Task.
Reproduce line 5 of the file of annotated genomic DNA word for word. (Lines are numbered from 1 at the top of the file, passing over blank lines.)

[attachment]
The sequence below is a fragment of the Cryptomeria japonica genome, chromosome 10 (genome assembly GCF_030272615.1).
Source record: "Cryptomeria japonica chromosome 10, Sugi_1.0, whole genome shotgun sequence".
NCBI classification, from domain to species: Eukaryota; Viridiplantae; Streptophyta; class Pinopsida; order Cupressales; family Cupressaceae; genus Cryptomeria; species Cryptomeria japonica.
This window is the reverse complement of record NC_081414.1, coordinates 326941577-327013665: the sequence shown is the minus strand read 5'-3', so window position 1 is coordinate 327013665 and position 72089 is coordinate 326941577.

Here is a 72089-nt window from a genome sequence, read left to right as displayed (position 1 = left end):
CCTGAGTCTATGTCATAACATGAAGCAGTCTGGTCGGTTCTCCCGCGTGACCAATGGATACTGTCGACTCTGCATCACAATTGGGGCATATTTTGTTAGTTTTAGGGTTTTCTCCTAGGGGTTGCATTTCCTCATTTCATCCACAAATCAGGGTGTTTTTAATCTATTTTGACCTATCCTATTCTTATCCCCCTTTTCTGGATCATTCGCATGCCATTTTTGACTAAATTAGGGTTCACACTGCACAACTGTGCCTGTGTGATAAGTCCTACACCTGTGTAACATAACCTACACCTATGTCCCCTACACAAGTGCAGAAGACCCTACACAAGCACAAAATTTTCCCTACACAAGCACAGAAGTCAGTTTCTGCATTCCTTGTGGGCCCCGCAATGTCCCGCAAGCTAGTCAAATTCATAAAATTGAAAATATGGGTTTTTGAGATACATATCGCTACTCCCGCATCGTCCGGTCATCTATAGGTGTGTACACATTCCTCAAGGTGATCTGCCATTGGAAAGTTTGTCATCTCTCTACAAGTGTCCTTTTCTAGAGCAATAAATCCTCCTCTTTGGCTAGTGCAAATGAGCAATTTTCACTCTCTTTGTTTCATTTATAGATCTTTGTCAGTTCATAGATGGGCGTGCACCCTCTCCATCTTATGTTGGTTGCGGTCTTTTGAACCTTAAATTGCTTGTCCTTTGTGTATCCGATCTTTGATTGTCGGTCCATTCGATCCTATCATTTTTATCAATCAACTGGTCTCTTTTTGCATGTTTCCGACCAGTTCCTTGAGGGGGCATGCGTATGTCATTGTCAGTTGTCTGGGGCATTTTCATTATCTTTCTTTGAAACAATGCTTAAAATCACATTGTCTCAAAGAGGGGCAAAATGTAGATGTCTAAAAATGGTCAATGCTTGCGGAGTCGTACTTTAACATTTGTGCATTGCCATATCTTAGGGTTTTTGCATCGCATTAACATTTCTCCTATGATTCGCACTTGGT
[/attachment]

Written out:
Here is a 72089-nt window from a genome sequence, read left to right as displayed (position 1 = left end):